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Tories delay showdown on Ottawa's Kyoto plan


owdown over the federal Liberals' budget bill is still possible, but now will not come until final voting on the legislation.

Senior Conservatives are indicating that they will not defeat the bill when it is next before the Commons -- for second reading -- but will try to push through significant changes after that, when it goes to the Commons finance committee. Opposition parties have a majority on the committee.

The move has given the minority government some temporary breathing space in the controversy over the budget bill's Kyoto environmental measures. But the Tories warn there could still be a showdown at third and final reading if the Liberals try to undo the opposition's changes.

"There wouldn't be a showdown, I don't think, at second reading," Conservative finance critic Monte Solberg said. "The showdown, if there's going to be one, will be at third reading."

The Tories say they will push to split the government's bill into three parts.

Their plan would hive off the Kyoto-related changes to the Canadian Environmental Protection Act, as well as the measures to implement the offshore oil agreement with Newfoundland and Nova Scotia.

The Tories say the offshore deal would be passed into law faster if it was not attached to the budget bill.

Liberal John McKay, who is a member of the Commons finance committee, said there is little the Liberals can do, such as splitting the bill, to stop amendments at that stage.

"I would say they're going to win that vote," he said.

It would then be up to the Liberals to decide whether they want to reverse the changes made in committee and declare those votes matters of confidence.

Both Conservative Leader Stephen Harper and NDP Leader Jack Layton made public calls yesterday for Prime Minister Paul Martin to voluntarily split the environmental clause from the budget bill before it gets to committee.

Mr. Solberg said he is hoping to sell his caucus on further policy changes the party could make in committee through agreements with the Bloc Québécois, but would not offer specifics.

Conservative House Leader Jay Hill, in a statement from Australia where he is studying options for electoral reform, confirmed that his party is considering several changes to the budget bill.

"The bill could end up looking quite different. It all depends on how different Paul Martin would allow, before he declares that the changes constitute lack of confidence in his government," said Mr. Hill.

A spokesman for the Bloc Québécois refused to speculate on what might happen to the bill at the committee stage but said the party continues to oppose the budget.

The decision to insert the environmental clause -- which would allow Ottawa to regulate greenhouse gas emissions -- into the budget bill is also dividing Liberals.

Toronto MP Alan Tonks, the environment committee chairman, warned Liberal colleagues against linking the environmental amendments to the budget bill even before the budget measure was tabled last week. He now says it appears the government is trying to short-circuit his committee.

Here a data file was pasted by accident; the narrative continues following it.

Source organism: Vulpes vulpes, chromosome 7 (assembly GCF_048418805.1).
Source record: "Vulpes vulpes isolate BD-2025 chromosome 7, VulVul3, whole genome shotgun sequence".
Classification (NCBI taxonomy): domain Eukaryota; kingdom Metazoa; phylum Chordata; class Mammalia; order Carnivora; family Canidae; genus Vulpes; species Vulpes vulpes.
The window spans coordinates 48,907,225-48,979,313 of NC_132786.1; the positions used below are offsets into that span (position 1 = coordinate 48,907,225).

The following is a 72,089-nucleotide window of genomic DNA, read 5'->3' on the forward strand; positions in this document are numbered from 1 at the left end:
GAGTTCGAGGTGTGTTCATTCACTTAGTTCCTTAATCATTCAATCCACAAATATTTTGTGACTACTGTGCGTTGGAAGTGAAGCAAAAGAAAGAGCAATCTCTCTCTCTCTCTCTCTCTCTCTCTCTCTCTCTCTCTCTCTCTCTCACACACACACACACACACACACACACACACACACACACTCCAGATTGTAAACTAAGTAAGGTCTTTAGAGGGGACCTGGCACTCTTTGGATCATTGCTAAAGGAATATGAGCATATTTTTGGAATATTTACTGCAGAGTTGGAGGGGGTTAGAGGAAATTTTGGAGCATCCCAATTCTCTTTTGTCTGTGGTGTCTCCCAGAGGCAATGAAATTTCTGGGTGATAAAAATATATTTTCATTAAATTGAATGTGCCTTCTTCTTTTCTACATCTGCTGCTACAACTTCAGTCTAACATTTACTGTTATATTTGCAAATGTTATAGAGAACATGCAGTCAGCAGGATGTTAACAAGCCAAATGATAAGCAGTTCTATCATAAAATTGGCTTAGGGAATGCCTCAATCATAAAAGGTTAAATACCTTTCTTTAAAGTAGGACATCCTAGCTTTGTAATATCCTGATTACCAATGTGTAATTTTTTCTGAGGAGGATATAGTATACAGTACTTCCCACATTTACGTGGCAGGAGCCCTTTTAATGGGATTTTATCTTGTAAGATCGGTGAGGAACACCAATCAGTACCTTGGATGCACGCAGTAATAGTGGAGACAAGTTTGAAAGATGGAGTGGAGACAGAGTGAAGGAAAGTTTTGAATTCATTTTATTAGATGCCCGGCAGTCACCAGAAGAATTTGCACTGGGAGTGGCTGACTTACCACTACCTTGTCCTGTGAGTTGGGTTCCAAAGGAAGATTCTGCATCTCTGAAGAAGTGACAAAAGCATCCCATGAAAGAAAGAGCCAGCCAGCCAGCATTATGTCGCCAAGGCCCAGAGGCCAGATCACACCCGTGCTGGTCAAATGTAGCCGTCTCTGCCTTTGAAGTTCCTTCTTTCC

Finance committee chairman Massimo Pacetti, a Montreal Liberal, also wondered aloud whether the Kyoto measure should be going to the environment panel rather than his committee. "I'm not sure this is a money issue."

The bottom line, Mr. Pacetti said, is that he wants to avoid an election because he's not at all sure he can explain to voters that they should vote Liberal "in order to take some kind of gas out of the atmosphere. I have a hard time understanding that myself."

Meanwhile, bureaucrats were still struggling yesterday to try to finalize the federal government's plans for Canada to cut greenhouse gas emissions by 270 megatonnes by 2012. When Ottawa originally signed on to the Kyoto accord three years ago the government believed the requirement to cut Canadian emissions from all sources would be less -- about 240 megatonnes.

The proposal now being discussed by officials would require heavy industry to reduce emissions by 39 megatonnes while previous proposals had these so-called large final emitters required to cut by 55 megatonnes.

How Canada will reach 270 megatonnes and how much this will cost has been the source of sharp disagreement for months between officials in Environment Canada and Natural Resources Canada.

Cabinet ministers are scheduled to meet Monday evening to give political sign-off on the Kyoto implementation plan if the officials have reconciled their numbers by then.

In an open letter to Newfoundland Premier Danny Williams and Nova Scotia Premier John Hamm, Mr. Harper criticized the Liberals for linking the offshore oil deal to the Kyoto debate.

"A more dishonest and disingenuous approach to public policy is difficult to imagine," he wrote. "These new powers could well be targeted against the oil and gas industry, gutting any gains your province made in the offshore deal."

Mr. Layton held a press conference in Ottawa to urge Mr. Martin to split the bill before it gets to committee.

"What he's doing now isn't a recipe for cleaner air, it's a recipe for an election," he said.

Mr. Layton said he has not had any conversations with the other opposition parties about possible strategies when debate begins on the budget bill the week after next.

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